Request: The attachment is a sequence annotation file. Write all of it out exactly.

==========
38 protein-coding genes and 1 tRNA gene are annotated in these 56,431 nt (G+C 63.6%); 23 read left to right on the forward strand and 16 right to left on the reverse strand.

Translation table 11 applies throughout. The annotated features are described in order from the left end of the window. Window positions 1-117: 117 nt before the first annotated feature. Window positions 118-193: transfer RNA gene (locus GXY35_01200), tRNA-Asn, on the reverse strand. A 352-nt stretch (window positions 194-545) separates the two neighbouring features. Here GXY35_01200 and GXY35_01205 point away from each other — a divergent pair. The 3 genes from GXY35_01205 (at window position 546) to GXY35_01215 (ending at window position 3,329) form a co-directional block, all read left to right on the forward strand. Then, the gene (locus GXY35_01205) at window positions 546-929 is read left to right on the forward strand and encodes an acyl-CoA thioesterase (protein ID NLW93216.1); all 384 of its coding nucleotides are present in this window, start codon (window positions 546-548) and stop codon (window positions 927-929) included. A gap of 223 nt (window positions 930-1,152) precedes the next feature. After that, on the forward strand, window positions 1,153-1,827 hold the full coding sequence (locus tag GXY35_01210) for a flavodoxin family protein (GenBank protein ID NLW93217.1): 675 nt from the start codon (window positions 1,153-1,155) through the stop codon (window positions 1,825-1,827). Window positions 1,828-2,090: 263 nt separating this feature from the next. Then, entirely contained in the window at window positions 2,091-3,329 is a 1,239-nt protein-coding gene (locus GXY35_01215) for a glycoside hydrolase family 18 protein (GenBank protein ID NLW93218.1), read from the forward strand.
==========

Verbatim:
38 protein-coding genes and 1 tRNA gene are annotated in these 56,431 nt (G+C 63.6%); 23 read left to right on the forward strand and 16 right to left on the reverse strand.

Translation table 11 applies throughout. The annotated features are described in order from the left end of the window. Window positions 1-117: 117 nt before the first annotated feature. Window positions 118-193: transfer RNA gene (locus GXY35_01200), tRNA-Asn, on the reverse strand. A 352-nt stretch (window positions 194-545) separates the two neighbouring features. Here GXY35_01200 and GXY35_01205 point away from each other — a divergent pair. The 3 genes from GXY35_01205 (at window position 546) to GXY35_01215 (ending at window position 3,329) form a co-directional block, all read left to right on the forward strand. Then, the gene (locus GXY35_01205) at window positions 546-929 is read left to right on the forward strand and encodes an acyl-CoA thioesterase (protein ID NLW93216.1); all 384 of its coding nucleotides are present in this window, start codon (window positions 546-548) and stop codon (window positions 927-929) included. A gap of 223 nt (window positions 930-1,152) precedes the next feature. After that, on the forward strand, window positions 1,153-1,827 hold the full coding sequence (locus tag GXY35_01210) for a flavodoxin family protein (GenBank protein ID NLW93217.1): 675 nt from the start codon (window positions 1,153-1,155) through the stop codon (window positions 1,825-1,827). Window positions 1,828-2,090: 263 nt separating this feature from the next. Then, entirely contained in the window at window positions 2,091-3,329 is a 1,239-nt protein-coding gene (locus GXY35_01215) for a glycoside hydrolase family 18 protein (GenBank protein ID NLW93218.1), read from the forward strand.